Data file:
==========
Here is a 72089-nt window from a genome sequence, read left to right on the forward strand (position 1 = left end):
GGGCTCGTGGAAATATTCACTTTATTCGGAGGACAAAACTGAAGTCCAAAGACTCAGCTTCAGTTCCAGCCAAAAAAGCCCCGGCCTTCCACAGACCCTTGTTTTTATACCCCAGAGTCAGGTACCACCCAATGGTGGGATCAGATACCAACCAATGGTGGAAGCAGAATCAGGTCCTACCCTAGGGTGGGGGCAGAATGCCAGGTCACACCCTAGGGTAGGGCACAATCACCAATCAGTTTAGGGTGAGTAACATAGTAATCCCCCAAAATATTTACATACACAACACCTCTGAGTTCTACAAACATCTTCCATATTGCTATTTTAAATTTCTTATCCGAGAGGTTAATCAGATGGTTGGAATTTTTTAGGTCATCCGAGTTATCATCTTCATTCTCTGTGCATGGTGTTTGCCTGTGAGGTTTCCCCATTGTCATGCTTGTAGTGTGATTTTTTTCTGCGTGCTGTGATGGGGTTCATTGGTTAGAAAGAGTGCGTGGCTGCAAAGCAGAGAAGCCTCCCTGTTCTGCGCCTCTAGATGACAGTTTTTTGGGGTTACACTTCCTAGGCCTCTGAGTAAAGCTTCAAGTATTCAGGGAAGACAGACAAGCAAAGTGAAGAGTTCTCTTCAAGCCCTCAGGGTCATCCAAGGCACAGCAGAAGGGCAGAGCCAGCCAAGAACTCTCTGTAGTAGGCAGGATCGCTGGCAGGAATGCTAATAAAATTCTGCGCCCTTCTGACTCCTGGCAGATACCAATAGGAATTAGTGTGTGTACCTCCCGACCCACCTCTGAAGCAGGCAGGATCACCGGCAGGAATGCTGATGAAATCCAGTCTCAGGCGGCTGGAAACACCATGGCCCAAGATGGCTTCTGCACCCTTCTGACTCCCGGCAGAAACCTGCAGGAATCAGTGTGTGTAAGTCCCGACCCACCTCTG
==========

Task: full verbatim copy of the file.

Here is a 72089-nt window from a genome sequence, read left to right on the forward strand (position 1 = left end):
GGGCTCGTGGAAATATTCACTTTATTCGGAGGACAAAACTGAAGTCCAAAGACTCAGCTTCAGTTCCAGCCAAAAAAGCCCCGGCCTTCCACAGACCCTTGTTTTTATACCCCAGAGTCAGGTACCACCCAATGGTGGGATCAGATACCAACCAATGGTGGAAGCAGAATCAGGTCCTACCCTAGGGTGGGGGCAGAATGCCAGGTCACACCCTAGGGTAGGGCACAATCACCAATCAGTTTAGGGTGAGTAACATAGTAATCCCCCAAAATATTTACATACACAACACCTCTGAGTTCTACAAACATCTTCCATATTGCTATTTTAAATTTCTTATCCGAGAGGTTAATCAGATGGTTGGAATTTTTTAGGTCATCCGAGTTATCATCTTCATTCTCTGTGCATGGTGTTTGCCTGTGAGGTTTCCCCATTGTCATGCTTGTAGTGTGATTTTTTTCTGCGTGCTGTGATGGGGTTCATTGGTTAGAAAGAGTGCGTGGCTGCAAAGCAGAGAAGCCTCCCTGTTCTGCGCCTCTAGATGACAGTTTTTTGGGGTTACACTTCCTAGGCCTCTGAGTAAAGCTTCAAGTATTCAGGGAAGACAGACAAGCAAAGTGAAGAGTTCTCTTCAAGCCCTCAGGGTCATCCAAGGCACAGCAGAAGGGCAGAGCCAGCCAAGAACTCTCTGTAGTAGGCAGGATCGCTGGCAGGAATGCTAATAAAATTCTGCGCCCTTCTGACTCCTGGCAGATACCAATAGGAATTAGTGTGTGTACCTCCCGACCCACCTCTGAAGCAGGCAGGATCACCGGCAGGAATGCTGATGAAATCCAGTCTCAGGCGGCTGGAAACACCATGGCCCAAGATGGCTTCTGCACCCTTCTGACTCCCGGCAGAAACCTGCAGGAATCAGTGTGTGTAAGTCCCGACCCACCTCTG